Leanne Ungar, who engineered Various Positions and has remained part of Cohen’s production team ever since, said that there was a pragmatic reason he would not have been experimenting with lyrics during the recording. “He wouldn’t bring extra verses to the studio because of time pressure,” she said. “The meter is running there.” It seems that the breakthrough in Cohen’s editing – the vision that allowed him to bring the eighty written verses down to the four that he ultimately recorded – was reaching a decision about how much to foreground the religious element of the song. “It had references to the Bible in it, although these references became more and more remote as the song went from the beginning to the end,” he once said. “Finally I understood that it was not necessary to refer to the Bible anymore. And I rewrote this song; this is the ‘secular’ ‘Hallelujah.’ “
“Hallelujah” as it exists on Various Positions is both opaque and direct. Each verse ends with the word that gives the song its title, which is then repeated four times, giving the song its signature prayer-like incantation. The word hallelujah has slightly different implications in the Old and New Testaments. In the Hebrew Bible, it is a compound word, from hallelu, meaning “to praise joyously,” and yah, a shortened form of the unspoken name of God. So this “hallelujah” is an active imperative, an instruction to the listener or congregation to sing tribute to the Lord.
In the Christian tradition, “hallelujah” is a word of praise rather than a direction to offer praise – which became the more common colloquial use of the word as an expression of joy or relief, a synonym for “Praise the Lord,” rather than a prompting to action. The most dramatic use of “hallelujah” in the New Testament is as the keynote of the song sung by the great multitude in heaven in Revelation, celebrating God’s triumph over the Whore of Babylon.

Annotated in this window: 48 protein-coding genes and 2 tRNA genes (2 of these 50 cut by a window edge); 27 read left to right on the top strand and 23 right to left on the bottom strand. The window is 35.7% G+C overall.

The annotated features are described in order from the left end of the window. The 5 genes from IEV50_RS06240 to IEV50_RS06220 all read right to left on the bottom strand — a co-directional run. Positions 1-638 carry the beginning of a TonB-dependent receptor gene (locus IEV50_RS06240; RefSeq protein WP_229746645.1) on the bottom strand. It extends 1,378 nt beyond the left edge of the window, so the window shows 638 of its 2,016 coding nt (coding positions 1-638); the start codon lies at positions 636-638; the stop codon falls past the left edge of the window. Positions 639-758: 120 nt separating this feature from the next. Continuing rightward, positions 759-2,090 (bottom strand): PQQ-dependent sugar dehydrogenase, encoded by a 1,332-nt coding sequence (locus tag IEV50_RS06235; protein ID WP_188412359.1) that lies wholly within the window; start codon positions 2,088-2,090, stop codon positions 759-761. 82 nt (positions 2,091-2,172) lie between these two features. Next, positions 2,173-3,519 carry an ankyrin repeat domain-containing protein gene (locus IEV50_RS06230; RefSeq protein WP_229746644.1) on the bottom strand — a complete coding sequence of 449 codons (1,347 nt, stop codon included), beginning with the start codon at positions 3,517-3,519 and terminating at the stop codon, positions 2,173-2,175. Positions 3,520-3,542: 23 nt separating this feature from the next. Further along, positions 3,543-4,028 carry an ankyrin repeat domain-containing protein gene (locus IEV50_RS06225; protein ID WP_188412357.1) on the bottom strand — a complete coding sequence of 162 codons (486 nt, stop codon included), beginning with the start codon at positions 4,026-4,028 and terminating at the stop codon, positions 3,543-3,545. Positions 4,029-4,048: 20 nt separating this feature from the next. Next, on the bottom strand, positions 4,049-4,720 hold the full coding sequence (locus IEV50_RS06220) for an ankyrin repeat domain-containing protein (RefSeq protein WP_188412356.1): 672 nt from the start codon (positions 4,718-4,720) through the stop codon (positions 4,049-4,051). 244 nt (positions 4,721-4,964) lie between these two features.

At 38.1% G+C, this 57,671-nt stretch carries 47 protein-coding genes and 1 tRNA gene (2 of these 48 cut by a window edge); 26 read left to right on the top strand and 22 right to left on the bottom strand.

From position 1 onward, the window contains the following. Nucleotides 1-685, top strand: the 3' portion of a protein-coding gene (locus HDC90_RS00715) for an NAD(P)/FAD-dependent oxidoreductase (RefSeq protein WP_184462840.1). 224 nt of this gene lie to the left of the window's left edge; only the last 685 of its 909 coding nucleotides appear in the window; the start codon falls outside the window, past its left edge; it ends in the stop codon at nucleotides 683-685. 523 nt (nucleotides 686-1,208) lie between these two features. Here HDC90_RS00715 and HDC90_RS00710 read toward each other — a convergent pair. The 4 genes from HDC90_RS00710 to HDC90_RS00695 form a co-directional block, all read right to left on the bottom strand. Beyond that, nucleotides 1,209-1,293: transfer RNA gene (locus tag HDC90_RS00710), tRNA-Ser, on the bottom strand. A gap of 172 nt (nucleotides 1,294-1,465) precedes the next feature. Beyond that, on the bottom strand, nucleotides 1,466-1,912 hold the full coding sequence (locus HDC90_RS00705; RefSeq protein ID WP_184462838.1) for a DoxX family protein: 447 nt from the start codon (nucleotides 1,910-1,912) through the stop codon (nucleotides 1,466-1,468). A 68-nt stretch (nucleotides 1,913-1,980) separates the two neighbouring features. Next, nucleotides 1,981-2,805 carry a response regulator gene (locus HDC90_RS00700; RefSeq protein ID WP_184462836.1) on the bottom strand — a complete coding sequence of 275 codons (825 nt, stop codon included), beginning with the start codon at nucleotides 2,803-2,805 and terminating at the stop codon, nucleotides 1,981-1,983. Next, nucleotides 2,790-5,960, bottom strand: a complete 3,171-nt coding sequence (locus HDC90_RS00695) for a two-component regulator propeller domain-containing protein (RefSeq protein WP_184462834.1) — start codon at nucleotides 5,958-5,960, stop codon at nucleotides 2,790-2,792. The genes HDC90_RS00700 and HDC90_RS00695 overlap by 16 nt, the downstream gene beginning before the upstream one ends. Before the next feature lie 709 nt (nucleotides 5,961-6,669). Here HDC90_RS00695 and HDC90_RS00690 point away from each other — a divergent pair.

Cohen’s song begins with an image of the Bible’s musically identified King David, recounting the heroic harpist’s “secret chord,” with its special spiritual power (“And it came to pass, when the evil spirit from God was upon Saul, that David took a harp, and played with his hand: so Saul was refreshed, and was well, and the evil spirit departed from him” – 1 Samuel 16:23). It was his musicianship that first earned David a spot in the royal court, the first step toward his rise to power and uniting the Jewish people.
“As a student of the sound, I understood the resonances of his incantation and invocation of David,” said Bono, who added that he immediately responded to the “vaingloriousness and hubris” of the lyric. “I’ve thought a lot about David in my life. He was a harp player, and the first God heckler – as well as shouting praises to God, he was also shouting admonishment. ‘Why hast thou forsaken me?’ That’s the beginning of the blues.”
But this first verse almost instantly undercuts its own solemnity; after offering such an inspiring image in the opening lines, Cohen remembers whom he’s speaking to, and reminds his listener that “you don’t really care for music, do you?”
“One of the funny things about ‘Hallelujah,’ ” said Bill Flanagan, “is that it’s got this profound opening couplet about King David, and then immediately it has this Woody Allen–type line of, ‘You don’t really care for music, do you?’ I remember it striking me the first time I heard the song as being really funny in a Philip Roth, exasperated kind of way – ‘I built this beautiful thing, but the girl only cares about the guy with a nice car.’ “
Cohen then describes, quite literally, the harmonic progression of the verse: “It goes like this: the fourth, the fifth / the minor fall, the major lift.” This is an explanation of the song’s structure (the basic chord progression of most pop and blues songs goes from the “one” chord, the root, up three steps to the “four,” then up another to the “five,” and then resolves back to the “one”), followed by a reference to the conventional contrast between a major (happy) key and a minor (sad) key. He ends the first verse with “the baffled king composing Hallelujah!” – a comment on the unknowable nature of artistic creation, or of romantic love, or both. In the song’s earliest moments, he has placed us in a time of ancient legend, and peeled back the spiritual power of music and art to reveal the concrete components, reducing even literal musical royalty to the role of simple craftsman.